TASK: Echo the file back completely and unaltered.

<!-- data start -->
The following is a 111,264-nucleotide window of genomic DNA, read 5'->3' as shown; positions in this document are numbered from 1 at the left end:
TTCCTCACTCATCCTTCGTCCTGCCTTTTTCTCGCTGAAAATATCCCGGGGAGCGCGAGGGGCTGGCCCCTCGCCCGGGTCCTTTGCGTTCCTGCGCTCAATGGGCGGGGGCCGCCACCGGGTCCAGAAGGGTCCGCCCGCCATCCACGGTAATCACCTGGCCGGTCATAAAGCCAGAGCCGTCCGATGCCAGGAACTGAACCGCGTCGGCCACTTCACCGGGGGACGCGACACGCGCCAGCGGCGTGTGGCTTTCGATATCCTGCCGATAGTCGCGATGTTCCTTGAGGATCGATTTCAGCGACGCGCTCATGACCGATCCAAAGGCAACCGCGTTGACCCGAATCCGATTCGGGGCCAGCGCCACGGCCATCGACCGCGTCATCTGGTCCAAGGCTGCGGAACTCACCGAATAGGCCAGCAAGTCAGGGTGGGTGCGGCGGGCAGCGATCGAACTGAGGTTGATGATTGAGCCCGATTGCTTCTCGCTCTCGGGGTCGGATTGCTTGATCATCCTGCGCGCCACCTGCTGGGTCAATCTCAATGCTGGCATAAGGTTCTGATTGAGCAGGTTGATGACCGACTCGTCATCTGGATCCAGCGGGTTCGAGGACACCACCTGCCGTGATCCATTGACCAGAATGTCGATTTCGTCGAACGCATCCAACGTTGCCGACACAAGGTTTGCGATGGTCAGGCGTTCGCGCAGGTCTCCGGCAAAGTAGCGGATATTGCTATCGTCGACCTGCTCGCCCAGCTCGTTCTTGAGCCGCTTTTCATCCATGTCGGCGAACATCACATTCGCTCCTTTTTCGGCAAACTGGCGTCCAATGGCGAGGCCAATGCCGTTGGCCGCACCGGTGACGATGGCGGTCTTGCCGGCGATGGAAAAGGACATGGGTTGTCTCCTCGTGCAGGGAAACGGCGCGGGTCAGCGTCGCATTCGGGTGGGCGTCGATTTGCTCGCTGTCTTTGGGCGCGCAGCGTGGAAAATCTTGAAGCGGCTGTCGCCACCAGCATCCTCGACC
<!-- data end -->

The following is a 111,264-nucleotide window of genomic DNA, read 5'->3' as shown; positions in this document are numbered from 1 at the left end:
TTCCTCACTCATCCTTCGTCCTGCCTTTTTCTCGCTGAAAATATCCCGGGGAGCGCGAGGGGCTGGCCCCTCGCCCGGGTCCTTTGCGTTCCTGCGCTCAATGGGCGGGGGCCGCCACCGGGTCCAGAAGGGTCCGCCCGCCATCCACGGTAATCACCTGGCCGGTCATAAAGCCAGAGCCGTCCGATGCCAGGAACTGAACCGCGTCGGCCACTTCACCGGGGGACGCGACACGCGCCAGCGGCGTGTGGCTTTCGATATCCTGCCGATAGTCGCGATGTTCCTTGAGGATCGATTTCAGCGACGCGCTCATGACCGATCCAAAGGCAACCGCGTTGACCCGAATCCGATTCGGGGCCAGCGCCACGGCCATCGACCGCGTCATCTGGTCCAAGGCTGCGGAACTCACCGAATAGGCCAGCAAGTCAGGGTGGGTGCGGCGGGCAGCGATCGAACTGAGGTTGATGATTGAGCCCGATTGCTTCTCGCTCTCGGGGTCGGATTGCTTGATCATCCTGCGCGCCACCTGCTGGGTCAATCTCAATGCTGGCATAAGGTTCTGATTGAGCAGGTTGATGACCGACTCGTCATCTGGATCCAGCGGGTTCGAGGACACCACCTGCCGTGATCCATTGACCAGAATGTCGATTTCGTCGAACGCATCCAACGTTGCCGACACAAGGTTTGCGATGGTCAGGCGTTCGCGCAGGTCTCCGGCAAAGTAGCGGATATTGCTATCGTCGACCTGCTCGCCCAGCTCGTTCTTGAGCCGCTTTTCATCCATGTCGGCGAACATCACATTCGCTCCTTTTTCGGCAAACTGGCGTCCAATGGCGAGGCCAATGCCGTTGGCCGCACCGGTGACGATGGCGGTCTTGCCGGCGATGGAAAAGGACATGGGTTGTCTCCTCGTGCAGGGAAACGGCGCGGGTCAGCGTCGCATTCGGGTGGGCGTCGATTTGCTCGCTGTCTTTGGGCGCGCAGCGTGGAAAATCTTGAAGCGGCTGTCGCCACCAGCATCCTCGACC